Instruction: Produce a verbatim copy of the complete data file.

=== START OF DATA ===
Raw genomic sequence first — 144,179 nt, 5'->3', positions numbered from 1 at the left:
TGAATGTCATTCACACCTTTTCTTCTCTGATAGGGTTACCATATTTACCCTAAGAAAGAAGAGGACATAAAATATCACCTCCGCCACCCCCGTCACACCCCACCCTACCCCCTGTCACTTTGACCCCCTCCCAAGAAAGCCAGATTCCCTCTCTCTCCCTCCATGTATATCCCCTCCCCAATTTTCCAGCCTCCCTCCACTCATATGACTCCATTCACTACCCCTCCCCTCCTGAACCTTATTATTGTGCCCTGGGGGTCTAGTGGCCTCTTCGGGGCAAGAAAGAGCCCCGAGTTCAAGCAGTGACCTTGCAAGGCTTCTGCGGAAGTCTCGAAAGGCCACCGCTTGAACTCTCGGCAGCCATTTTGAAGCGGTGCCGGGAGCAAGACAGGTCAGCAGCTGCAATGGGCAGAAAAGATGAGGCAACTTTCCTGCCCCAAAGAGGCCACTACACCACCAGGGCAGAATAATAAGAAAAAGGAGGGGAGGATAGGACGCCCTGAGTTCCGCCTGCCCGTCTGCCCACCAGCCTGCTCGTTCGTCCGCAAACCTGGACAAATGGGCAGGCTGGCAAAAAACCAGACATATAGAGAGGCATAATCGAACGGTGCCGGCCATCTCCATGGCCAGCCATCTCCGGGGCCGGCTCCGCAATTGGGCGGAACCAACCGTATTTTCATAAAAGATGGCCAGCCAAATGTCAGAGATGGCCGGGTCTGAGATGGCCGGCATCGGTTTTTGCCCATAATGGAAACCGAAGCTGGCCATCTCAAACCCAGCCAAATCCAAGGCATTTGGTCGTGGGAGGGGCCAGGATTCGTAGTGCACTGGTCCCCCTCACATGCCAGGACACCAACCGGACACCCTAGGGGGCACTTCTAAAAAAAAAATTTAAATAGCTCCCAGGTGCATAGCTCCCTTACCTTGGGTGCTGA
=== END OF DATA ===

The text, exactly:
Raw genomic sequence first — 144,179 nt, 5'->3', positions numbered from 1 at the left:
TGAATGTCATTCACACCTTTTCTTCTCTGATAGGGTTACCATATTTACCCTAAGAAAGAAGAGGACATAAAATATCACCTCCGCCACCCCCGTCACACCCCACCCTACCCCCTGTCACTTTGACCCCCTCCCAAGAAAGCCAGATTCCCTCTCTCTCCCTCCATGTATATCCCCTCCCCAATTTTCCAGCCTCCCTCCACTCATATGACTCCATTCACTACCCCTCCCCTCCTGAACCTTATTATTGTGCCCTGGGGGTCTAGTGGCCTCTTCGGGGCAAGAAAGAGCCCCGAGTTCAAGCAGTGACCTTGCAAGGCTTCTGCGGAAGTCTCGAAAGGCCACCGCTTGAACTCTCGGCAGCCATTTTGAAGCGGTGCCGGGAGCAAGACAGGTCAGCAGCTGCAATGGGCAGAAAAGATGAGGCAACTTTCCTGCCCCAAAGAGGCCACTACACCACCAGGGCAGAATAATAAGAAAAAGGAGGGGAGGATAGGACGCCCTGAGTTCCGCCTGCCCGTCTGCCCACCAGCCTGCTCGTTCGTCCGCAAACCTGGACAAATGGGCAGGCTGGCAAAAAACCAGACATATAGAGAGGCATAATCGAACGGTGCCGGCCATCTCCATGGCCAGCCATCTCCGGGGCCGGCTCCGCAATTGGGCGGAACCAACCGTATTTTCATAAAAGATGGCCAGCCAAATGTCAGAGATGGCCGGGTCTGAGATGGCCGGCATCGGTTTTTGCCCATAATGGAAACCGAAGCTGGCCATCTCAAACCCAGCCAAATCCAAGGCATTTGGTCGTGGGAGGGGCCAGGATTCGTAGTGCACTGGTCCCCCTCACATGCCAGGACACCAACCGGACACCCTAGGGGGCACTTCTAAAAAAAAAATTTAAATAGCTCCCAGGTGCATAGCTCCCTTACCTTGGGTGCTGA